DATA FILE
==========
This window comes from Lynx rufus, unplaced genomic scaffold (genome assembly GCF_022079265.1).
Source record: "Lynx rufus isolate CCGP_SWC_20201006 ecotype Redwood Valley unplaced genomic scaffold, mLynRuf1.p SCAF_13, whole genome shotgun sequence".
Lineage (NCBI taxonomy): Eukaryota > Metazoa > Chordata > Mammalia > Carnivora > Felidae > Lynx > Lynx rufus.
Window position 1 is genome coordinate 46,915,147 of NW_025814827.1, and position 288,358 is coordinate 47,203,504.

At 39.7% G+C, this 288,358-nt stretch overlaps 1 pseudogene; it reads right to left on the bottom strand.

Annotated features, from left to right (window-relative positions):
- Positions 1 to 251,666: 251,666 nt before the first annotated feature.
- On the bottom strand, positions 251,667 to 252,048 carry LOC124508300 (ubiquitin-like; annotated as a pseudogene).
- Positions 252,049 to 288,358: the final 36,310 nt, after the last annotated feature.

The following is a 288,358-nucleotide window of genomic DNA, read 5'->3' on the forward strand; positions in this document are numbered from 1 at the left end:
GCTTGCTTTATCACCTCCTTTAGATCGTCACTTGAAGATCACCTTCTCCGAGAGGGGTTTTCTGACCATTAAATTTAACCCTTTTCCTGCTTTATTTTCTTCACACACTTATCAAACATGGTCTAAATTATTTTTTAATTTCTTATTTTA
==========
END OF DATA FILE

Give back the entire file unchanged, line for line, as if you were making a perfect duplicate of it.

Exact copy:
This window comes from Lynx rufus, unplaced genomic scaffold (genome assembly GCF_022079265.1).
Source record: "Lynx rufus isolate CCGP_SWC_20201006 ecotype Redwood Valley unplaced genomic scaffold, mLynRuf1.p SCAF_13, whole genome shotgun sequence".
Lineage (NCBI taxonomy): Eukaryota > Metazoa > Chordata > Mammalia > Carnivora > Felidae > Lynx > Lynx rufus.
Window position 1 is genome coordinate 46,915,147 of NW_025814827.1, and position 288,358 is coordinate 47,203,504.

At 39.7% G+C, this 288,358-nt stretch overlaps 1 pseudogene; it reads right to left on the bottom strand.

Annotated features, from left to right (window-relative positions):
- Positions 1 to 251,666: 251,666 nt before the first annotated feature.
- On the bottom strand, positions 251,667 to 252,048 carry LOC124508300 (ubiquitin-like; annotated as a pseudogene).
- Positions 252,049 to 288,358: the final 36,310 nt, after the last annotated feature.

The following is a 288,358-nucleotide window of genomic DNA, read 5'->3' on the forward strand; positions in this document are numbered from 1 at the left end:
GCTTGCTTTATCACCTCCTTTAGATCGTCACTTGAAGATCACCTTCTCCGAGAGGGGTTTTCTGACCATTAAATTTAACCCTTTTCCTGCTTTATTTTCTTCACACACTTATCAAACATGGTCTAAATTATTTTTTAATTTCTTATTTTA